To make this trip a bit challenging I planned to travel standby via Seattle-Tokyo-Saipan.  However I learned from my previous trip to the Cook Islands not to chose an airline that go out of business before  I planned to return.

So, without further ado, I give you my Adventures in Paradise.

Monday Nov 8, 2003


Best Value Motel Seattle
My flight to Saipan leaves tomorrow.  Right now I’m in Seattle.  I decided to take the Airport shuttle to Seattle and spend the night in a “budget” motel near the airport.    Looking online I found the “Best Value Motel” near the airport which looked like a good deal. Now here's my question?  If it's called the “Best Value Motel" is there a “Least Value" Hotel?  What would it be? A packing crate under an overpass?

The Shroud of Tinian
Actually it isn't too bad - except for the scary stain on the sheet.  I think it's blood. It's not a big blood stain - just a few drops dribbled out along the top right hand corner.  It's my own shroud of Turin, or should I say “Shroud of Tinian?" That’s because it looks strikingly like the Northern Marianas where I’m headed.  I can see the islands of Guam, Saipan, Rota and even tiny Tinian.   I’m not too concerned because it’s a king size bed and I can always sleep on the left hand side.  I settle the matter by covering the stain with bath towel.
The Northern Mariana Islands

Now I know most of you are asking why I don’t just ask the Better Value folks just to come up and change the damn thing.  Well that would mean I would have to take down the barricade I've erected in front of the door.  I put that up after I paid a visit to the office to complain to Rasheed, the night guy, about a non-functioning TV remote control.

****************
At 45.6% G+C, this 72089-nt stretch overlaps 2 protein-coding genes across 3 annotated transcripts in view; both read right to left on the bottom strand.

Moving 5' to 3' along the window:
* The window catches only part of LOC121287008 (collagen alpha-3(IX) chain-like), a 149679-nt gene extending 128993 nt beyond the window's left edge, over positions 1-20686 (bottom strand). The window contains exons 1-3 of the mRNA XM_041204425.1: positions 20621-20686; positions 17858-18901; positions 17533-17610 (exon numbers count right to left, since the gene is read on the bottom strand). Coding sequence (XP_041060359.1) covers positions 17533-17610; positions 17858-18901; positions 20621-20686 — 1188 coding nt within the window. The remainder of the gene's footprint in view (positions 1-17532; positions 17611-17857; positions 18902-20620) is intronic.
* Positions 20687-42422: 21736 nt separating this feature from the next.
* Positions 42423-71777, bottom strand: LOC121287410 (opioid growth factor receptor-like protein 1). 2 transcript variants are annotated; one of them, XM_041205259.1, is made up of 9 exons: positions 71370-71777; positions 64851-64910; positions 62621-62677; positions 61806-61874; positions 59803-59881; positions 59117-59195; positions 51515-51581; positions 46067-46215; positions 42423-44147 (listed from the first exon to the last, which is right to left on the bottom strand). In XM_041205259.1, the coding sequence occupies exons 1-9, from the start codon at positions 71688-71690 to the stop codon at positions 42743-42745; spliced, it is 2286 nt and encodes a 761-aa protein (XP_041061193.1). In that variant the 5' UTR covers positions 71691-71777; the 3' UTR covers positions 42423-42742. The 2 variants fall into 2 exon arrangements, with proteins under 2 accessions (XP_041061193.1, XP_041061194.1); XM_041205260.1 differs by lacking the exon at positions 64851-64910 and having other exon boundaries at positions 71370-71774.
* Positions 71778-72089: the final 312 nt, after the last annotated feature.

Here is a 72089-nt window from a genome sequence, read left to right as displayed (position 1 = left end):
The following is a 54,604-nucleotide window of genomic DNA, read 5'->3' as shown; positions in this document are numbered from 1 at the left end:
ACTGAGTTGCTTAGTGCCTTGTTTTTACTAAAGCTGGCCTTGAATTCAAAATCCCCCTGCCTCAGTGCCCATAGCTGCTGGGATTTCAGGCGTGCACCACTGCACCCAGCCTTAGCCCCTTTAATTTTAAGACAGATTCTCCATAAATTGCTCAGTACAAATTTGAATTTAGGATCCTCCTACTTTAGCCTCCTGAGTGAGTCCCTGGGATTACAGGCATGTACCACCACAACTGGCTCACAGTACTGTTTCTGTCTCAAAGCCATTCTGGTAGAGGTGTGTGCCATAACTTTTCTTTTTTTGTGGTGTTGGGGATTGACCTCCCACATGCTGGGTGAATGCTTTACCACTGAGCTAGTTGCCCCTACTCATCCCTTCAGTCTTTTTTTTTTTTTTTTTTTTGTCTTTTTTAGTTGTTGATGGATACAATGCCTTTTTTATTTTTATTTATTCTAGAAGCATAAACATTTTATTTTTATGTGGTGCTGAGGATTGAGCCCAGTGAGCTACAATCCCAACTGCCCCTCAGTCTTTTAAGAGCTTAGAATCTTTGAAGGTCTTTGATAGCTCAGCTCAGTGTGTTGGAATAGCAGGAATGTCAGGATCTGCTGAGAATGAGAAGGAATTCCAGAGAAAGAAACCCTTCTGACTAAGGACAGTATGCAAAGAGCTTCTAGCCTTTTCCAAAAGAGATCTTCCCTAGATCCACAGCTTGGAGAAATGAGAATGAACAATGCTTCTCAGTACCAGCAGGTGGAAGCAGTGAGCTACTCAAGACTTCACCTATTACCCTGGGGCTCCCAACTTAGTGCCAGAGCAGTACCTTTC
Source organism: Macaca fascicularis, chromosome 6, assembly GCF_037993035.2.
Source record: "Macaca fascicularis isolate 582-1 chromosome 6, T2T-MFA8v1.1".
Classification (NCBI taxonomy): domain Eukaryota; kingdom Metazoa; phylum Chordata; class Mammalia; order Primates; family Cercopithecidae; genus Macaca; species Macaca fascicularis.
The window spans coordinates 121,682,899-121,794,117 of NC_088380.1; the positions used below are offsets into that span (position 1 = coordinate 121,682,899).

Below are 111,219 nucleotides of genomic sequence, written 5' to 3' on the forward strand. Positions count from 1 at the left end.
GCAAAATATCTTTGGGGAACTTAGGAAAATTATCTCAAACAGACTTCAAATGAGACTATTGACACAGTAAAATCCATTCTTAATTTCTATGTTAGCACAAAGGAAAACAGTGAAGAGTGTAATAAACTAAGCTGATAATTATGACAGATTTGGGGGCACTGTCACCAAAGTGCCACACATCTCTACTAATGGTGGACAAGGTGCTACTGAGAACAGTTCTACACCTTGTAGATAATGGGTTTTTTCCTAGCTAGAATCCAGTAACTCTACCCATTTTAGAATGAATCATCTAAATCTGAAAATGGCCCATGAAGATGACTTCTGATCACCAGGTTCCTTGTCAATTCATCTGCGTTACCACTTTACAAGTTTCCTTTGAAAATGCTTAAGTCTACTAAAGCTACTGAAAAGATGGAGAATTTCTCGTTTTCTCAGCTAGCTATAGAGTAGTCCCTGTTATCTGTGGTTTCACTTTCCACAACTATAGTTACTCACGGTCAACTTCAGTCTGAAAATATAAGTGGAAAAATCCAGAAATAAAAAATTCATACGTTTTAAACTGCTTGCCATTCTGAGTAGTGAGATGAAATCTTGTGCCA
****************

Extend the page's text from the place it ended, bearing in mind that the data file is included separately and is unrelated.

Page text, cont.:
“No problem, man,” he says. “I’ll come up to your room and reprogram it.”
“Can't you do it here?” I asked, not wanting him in my room.
“Nah, I need to have the remote and the TV together.”
I seriously consider carry the TV down to the office.  About a half hour later Rasheed shows up with my remote and piece of paper with the programming instructions.  He's distracted by the MP3 player on the desk.
“So how much did that cost?” he asks.
“I don't know,” I respond. “It was a gift.”
I can see the wheels turning inside Rasheed's head.  He notices my camera on the bureau and picks it up.
“Nice Camera.”
'Yeah, but it's old.” I say, trying to make it seem that it might not fetch a good price at the Sport's Bar up the street.  

Rasheed finishes programming my remote, tosses it on the bed, and with one final appraising look around my room leaves.  That's when I decided to erect the barricade in front of the door with the
heaviest object I could find, which according to the airlines, is my luggage.

Well tomorrow morning it’s off to Saipan!


Sunday, April 6, 2014

I Finally Escape from Paradise - heading out of the Cook Islands

This morning I woke up to the strains of Island music- again. Music I initially found novel and refreshing sounds like Sonny and Cher's "I've Got You, Babe" from Groundhog Day. And just when you think it can't get worse, the Island’s one ATM machine is down. I’m trapped on a tropical Island with no ATM! Am I going to be forced to forage for food? I’m revisiting the Cook Island pig laws – now if I can wrestle the gun away from Alberta Rose…